In Step 4 you will use a citation manager to keep track of all the articles you have found through your literature search. This involves:
This page has information about the different citation managers available at UNC. Librarians can recommend citation managers, help you troubleshoot if you run into problems, and provide instructions for using citation managers.
Click an item below to see how it applies to Step 4: Manage Citations.
For your PRISMA flow diagram, you will need to record the number of results from each database and remove duplicate citations, then report the number of duplicates removed. For information on how to document deduplication on your PRISMA flow diagram, visit our FAQ "How do I document duplicate removal on my PRISMA flow diagram?"
Covidence can automatically detect some duplicates if you import directly from the databases you search. You can also flag citations as duplicates in the screening process.
A librarian can advise you on citation management for your systematic review, including:
Several tools are available to manage citations during a systematic review. Citation management software can be complicated to use, and databases have different capabilities when it comes to exporting citations. Librarians have expertise in citation management and can ensure that citations are managed efficiently and appropriately.
The library staff provide assistance with several citation management tools:
When choosing a citation manager for a systematic review, in addition to factors like cost, format, and storage capacity, you will also need to consider how it will perform on systematic review tasks.
It is important to note that all these citation managers are compatible with Covidence for screening. You can export a file of citations from any of these tools and import it into another tool if your review team members prefer different citation managers. Your team can also choose not to use a citation manager at all, though citation managers can help make the review process easier.
|HSL Online Guides||EndNote||Zotero||Sciwheel (formerly F1000Workspace)|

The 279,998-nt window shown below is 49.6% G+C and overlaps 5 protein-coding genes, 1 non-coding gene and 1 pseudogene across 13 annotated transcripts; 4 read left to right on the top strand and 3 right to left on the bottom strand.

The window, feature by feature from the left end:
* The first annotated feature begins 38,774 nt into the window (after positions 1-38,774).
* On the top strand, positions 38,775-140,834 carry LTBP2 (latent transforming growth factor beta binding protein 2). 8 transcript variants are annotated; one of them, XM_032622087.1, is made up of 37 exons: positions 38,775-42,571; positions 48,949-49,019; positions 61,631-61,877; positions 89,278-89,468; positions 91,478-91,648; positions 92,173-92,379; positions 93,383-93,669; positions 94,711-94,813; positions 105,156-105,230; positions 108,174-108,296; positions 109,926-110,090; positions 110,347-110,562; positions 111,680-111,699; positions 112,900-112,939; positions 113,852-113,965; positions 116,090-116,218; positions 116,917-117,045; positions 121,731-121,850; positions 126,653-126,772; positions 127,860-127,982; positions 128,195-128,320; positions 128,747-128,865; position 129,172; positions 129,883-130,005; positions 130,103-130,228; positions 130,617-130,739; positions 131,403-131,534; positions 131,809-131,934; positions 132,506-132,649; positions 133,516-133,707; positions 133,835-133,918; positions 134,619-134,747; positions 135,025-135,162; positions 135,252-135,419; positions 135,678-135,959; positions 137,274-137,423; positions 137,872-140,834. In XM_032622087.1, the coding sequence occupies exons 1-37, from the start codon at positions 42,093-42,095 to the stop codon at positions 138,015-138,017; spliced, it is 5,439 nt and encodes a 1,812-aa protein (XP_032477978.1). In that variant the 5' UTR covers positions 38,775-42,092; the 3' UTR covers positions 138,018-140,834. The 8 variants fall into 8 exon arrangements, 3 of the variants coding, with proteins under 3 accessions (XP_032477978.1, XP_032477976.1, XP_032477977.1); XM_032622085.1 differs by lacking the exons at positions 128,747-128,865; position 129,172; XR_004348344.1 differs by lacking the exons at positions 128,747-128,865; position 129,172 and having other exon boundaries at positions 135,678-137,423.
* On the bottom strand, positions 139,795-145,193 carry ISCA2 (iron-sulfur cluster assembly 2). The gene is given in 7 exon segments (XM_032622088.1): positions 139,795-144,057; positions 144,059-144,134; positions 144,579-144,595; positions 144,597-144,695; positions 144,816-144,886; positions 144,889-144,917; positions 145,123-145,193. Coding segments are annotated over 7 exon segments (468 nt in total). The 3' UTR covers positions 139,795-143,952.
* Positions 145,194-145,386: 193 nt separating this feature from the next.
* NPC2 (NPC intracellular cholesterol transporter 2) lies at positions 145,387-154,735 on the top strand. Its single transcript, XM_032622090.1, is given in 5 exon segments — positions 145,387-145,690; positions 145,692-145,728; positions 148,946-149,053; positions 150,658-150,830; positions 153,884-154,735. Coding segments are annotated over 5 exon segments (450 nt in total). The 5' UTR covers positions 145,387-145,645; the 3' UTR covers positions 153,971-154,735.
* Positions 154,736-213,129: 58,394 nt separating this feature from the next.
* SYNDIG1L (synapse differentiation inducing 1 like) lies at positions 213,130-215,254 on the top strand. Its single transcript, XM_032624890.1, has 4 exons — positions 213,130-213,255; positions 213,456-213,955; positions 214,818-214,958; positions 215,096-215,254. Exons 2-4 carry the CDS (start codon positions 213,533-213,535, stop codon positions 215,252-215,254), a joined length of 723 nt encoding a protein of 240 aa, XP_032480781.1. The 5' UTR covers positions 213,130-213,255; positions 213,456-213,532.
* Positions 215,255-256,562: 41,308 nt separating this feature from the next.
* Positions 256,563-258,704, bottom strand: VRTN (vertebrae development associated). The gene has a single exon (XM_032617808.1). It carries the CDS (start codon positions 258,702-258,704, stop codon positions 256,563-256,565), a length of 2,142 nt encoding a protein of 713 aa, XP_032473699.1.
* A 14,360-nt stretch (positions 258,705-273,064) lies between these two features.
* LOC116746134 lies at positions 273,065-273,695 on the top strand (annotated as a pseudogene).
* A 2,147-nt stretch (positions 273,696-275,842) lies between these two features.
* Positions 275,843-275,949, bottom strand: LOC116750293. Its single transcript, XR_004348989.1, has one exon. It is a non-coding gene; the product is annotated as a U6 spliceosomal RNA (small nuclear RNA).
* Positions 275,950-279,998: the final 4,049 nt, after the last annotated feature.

|Classes at HSL||EndNote Classes||Sciwheel Classes|
|Cost||Under $100 through UNC-CH
||Zotero is free||Free through UNC-CH|
|Notes||See EndNote Basic guide for further details on the free online version||Use this link to create account. Select No, I'm a new user then select password.|
|How is it used?||Computer
|Major citation styles?|
|Annotation of PDFs|
|Locate full-text using UNC-CH subscriptions||
Instructions for EndNote
Instructions for Zotero
Instructions for Sciwheel
|Adds citation from a PDF|
|Sharing options||X7 and above users have sharing options / email compressed libraries||See group options here
||Share unlimited projects and manuscripts|
|Free online storage||X7 and above: unlimited||700+ papers
(more space can be purchased)
|Word Processor||Microsoft Word||Microsoft Word
Manuscripts for Mac
You'll need to export files from the databases into a citation manager of choice, remove the duplicate articles, and then export the remainder into Covidence.
Before screening your articles, you should first remove any duplicate listings of citations (deduplicate) in a citation manager such as EndNote, Sciwheel, or Zotero. While you can often deduplicate in screening tools such as Covidence, they may have limited functionality for automatically identifying duplicates or for marking citations as duplicates during the screening process.
To import references from a citation manager into Covidence, you must create and export a document containing your citations and save it as an XML, CRS, or RIS text file. These files will have a .txt, .xml, or .ris file name.
Note: You can technically export from the databases into Covidence, but this is not recommended as Covidence misses some duplicate articles.